In cryptography, an initialization vector (IV) or starting variable (SV)1 is a fixed-size input to a cryptographic primitive that is typically required to be random or pseudorandom. Randomization is crucial for encryption schemes to achieve semantic security, a property whereby repeated usage of the scheme under the same key does not allow an attacker to infer relationships between segments of the encrypted message. For block ciphers, the use of an IV is described by so-called modes of operation. Randomization is also required for other primitives, such as universal hash functions and message authentication codes based thereon.

Some cryptographic primitives require the IV only to be non-repeating, and the required randomness is derived internally. In this case, the IV is commonly called a nonce (number used once), and the primitives are described as stateful as opposed to randomized. This is because the IV need not be explicitly forwarded to a recipient but may be derived from a common state updated at both sender and receiver side. (In practice, a short nonce is still transmitted along with the message to consider message loss.) An example of stateful encryption schemes is the counter mode of operation, which uses a sequence number as a nonce.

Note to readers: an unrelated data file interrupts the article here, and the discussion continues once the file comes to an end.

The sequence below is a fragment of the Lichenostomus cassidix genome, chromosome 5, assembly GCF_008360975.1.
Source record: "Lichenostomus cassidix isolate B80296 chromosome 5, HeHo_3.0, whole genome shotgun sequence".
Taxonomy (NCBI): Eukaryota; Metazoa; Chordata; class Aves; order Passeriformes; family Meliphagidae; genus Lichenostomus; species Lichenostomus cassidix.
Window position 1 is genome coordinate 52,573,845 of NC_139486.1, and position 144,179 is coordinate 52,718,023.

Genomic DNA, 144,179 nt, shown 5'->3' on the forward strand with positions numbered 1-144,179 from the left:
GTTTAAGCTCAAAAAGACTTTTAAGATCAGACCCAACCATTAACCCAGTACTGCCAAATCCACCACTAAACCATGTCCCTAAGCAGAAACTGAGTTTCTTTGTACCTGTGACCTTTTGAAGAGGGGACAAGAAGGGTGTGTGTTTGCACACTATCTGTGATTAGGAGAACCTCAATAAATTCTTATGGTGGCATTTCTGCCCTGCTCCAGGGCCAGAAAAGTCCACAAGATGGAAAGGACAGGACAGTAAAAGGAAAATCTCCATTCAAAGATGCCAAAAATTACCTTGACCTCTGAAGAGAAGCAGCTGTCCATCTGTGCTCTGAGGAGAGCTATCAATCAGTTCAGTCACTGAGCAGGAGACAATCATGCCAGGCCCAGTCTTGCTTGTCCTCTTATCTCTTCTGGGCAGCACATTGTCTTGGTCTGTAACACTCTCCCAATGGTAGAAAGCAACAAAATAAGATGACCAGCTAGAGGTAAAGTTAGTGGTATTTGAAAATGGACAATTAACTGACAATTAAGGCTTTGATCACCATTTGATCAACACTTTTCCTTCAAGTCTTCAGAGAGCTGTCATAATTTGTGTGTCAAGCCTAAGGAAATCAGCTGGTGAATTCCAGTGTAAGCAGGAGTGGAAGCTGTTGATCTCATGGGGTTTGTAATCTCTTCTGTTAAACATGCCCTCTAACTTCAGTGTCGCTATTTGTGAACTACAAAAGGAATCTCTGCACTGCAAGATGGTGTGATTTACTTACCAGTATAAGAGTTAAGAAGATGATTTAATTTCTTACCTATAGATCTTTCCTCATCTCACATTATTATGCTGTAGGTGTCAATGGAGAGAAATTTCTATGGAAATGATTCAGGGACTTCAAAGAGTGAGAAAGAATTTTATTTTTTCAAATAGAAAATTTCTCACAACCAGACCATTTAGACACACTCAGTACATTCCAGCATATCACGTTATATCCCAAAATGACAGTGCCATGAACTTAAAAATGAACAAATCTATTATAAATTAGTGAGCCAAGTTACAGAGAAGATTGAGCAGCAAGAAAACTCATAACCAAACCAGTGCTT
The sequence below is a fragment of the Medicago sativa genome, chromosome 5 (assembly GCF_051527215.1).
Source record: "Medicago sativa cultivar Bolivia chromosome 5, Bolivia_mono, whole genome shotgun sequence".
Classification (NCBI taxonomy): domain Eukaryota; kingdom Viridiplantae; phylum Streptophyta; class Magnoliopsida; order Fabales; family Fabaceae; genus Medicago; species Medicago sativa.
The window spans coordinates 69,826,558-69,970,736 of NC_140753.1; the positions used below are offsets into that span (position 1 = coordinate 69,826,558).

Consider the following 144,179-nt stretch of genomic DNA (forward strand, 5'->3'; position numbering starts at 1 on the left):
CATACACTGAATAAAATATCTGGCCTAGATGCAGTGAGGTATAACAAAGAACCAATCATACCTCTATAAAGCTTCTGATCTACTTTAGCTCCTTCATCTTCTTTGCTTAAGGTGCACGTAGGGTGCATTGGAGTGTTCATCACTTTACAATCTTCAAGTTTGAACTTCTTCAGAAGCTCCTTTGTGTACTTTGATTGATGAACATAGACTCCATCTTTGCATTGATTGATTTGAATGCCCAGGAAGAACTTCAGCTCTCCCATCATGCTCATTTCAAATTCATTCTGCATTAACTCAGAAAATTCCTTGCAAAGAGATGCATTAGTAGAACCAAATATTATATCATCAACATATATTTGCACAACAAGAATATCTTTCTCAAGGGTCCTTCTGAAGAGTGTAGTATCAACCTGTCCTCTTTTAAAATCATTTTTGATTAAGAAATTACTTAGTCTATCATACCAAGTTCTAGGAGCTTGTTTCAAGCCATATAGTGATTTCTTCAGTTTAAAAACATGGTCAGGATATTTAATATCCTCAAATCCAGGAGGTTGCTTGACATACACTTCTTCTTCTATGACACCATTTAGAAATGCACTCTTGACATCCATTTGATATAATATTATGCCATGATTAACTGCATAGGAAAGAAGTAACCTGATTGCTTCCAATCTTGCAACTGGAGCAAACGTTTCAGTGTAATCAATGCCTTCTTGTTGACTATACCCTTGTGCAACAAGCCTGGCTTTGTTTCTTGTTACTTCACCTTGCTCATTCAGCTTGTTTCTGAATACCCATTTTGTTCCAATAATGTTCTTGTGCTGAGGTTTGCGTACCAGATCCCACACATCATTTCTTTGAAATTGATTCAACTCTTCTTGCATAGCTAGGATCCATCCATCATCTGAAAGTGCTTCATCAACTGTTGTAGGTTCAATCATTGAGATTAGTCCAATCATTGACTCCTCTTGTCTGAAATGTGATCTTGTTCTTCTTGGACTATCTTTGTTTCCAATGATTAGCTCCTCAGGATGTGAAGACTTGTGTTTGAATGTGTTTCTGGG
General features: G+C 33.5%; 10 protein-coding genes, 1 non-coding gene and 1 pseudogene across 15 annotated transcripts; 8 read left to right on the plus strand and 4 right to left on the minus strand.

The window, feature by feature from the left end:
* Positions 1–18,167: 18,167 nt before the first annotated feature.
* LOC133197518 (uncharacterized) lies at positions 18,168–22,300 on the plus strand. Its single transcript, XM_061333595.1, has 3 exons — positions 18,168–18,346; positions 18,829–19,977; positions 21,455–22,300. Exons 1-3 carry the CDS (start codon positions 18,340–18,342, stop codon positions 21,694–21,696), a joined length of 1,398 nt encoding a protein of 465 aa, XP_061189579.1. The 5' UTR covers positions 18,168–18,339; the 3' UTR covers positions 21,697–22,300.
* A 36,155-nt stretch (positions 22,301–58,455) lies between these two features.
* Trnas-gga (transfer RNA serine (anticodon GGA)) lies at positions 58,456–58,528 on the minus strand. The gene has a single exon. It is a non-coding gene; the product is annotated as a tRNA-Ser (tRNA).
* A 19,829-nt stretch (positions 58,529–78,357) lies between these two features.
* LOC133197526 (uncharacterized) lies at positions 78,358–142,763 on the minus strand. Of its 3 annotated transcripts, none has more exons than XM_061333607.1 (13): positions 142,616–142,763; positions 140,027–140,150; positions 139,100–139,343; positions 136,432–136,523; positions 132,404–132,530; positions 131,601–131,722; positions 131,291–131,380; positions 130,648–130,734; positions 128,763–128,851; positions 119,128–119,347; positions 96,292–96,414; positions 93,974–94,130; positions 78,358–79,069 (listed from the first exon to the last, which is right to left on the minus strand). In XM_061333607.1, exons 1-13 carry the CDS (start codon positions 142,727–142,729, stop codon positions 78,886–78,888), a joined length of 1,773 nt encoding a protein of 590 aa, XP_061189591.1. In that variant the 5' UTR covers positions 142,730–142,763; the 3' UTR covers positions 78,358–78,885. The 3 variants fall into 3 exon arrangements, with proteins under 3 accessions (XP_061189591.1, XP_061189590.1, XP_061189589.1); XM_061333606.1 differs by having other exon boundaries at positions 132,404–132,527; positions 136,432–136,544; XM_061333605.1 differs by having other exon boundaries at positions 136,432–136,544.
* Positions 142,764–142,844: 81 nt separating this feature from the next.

The size of the IV is dependent on the cryptographic primitive used; for block ciphers, it is generally the cipher's block size. Ideally, for encryption schemes, the unpredictable part of the IV has the same size as the key to compensate time-memory-data trade-off attacks.[2][3][4][5] When the IV is chosen at random, the probability of collisions due to the birthday problem must be taken into account. Traditional stream ciphers such as RC4 do not support an explicit IV as input, and a custom solution for incorporating an IV into the cipher's key or internal state is needed. Some designs realized in practice are known to be insecure; the WEP protocol is a notable example, and is prone to related-IV attacks.

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I guess what Ricky is trying to say is : it largely depends on what kind of data is sent... –  Alexandre Yamajako Sep 2 '13 at 11:57
    
You can also use systems that only require a nonce(number used once) instead of a random, unpredictable IV. The nonce can be a counter. OCB mode (also by Rogaway) does this. So does counter mode. –  imichaelmiers Sep 2 '13 at 18:24